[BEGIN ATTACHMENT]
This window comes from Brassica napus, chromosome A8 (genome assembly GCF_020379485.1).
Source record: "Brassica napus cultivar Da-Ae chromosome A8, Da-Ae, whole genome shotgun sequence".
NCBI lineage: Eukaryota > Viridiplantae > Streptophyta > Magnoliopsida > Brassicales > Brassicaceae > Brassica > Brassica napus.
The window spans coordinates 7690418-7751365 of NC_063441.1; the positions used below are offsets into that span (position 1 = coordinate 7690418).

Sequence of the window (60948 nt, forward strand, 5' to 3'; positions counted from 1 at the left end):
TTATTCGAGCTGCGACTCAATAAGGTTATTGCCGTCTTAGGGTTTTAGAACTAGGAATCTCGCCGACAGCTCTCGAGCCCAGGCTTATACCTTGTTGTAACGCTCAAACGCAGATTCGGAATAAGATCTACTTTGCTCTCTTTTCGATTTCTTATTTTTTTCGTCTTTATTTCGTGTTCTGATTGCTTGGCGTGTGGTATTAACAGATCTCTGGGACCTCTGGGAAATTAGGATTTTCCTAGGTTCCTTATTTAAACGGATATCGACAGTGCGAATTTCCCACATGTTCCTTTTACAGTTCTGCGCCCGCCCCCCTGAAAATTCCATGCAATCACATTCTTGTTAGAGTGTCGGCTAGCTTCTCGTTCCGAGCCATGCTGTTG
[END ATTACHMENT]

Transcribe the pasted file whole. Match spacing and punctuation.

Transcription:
This window comes from Brassica napus, chromosome A8 (genome assembly GCF_020379485.1).
Source record: "Brassica napus cultivar Da-Ae chromosome A8, Da-Ae, whole genome shotgun sequence".
NCBI lineage: Eukaryota > Viridiplantae > Streptophyta > Magnoliopsida > Brassicales > Brassicaceae > Brassica > Brassica napus.
The window spans coordinates 7690418-7751365 of NC_063441.1; the positions used below are offsets into that span (position 1 = coordinate 7690418).

Sequence of the window (60948 nt, forward strand, 5' to 3'; positions counted from 1 at the left end):
TTATTCGAGCTGCGACTCAATAAGGTTATTGCCGTCTTAGGGTTTTAGAACTAGGAATCTCGCCGACAGCTCTCGAGCCCAGGCTTATACCTTGTTGTAACGCTCAAACGCAGATTCGGAATAAGATCTACTTTGCTCTCTTTTCGATTTCTTATTTTTTTCGTCTTTATTTCGTGTTCTGATTGCTTGGCGTGTGGTATTAACAGATCTCTGGGACCTCTGGGAAATTAGGATTTTCCTAGGTTCCTTATTTAAACGGATATCGACAGTGCGAATTTCCCACATGTTCCTTTTACAGTTCTGCGCCCGCCCCCCTGAAAATTCCATGCAATCACATTCTTGTTAGAGTGTCGGCTAGCTTCTCGTTCCGAGCCATGCTGTTG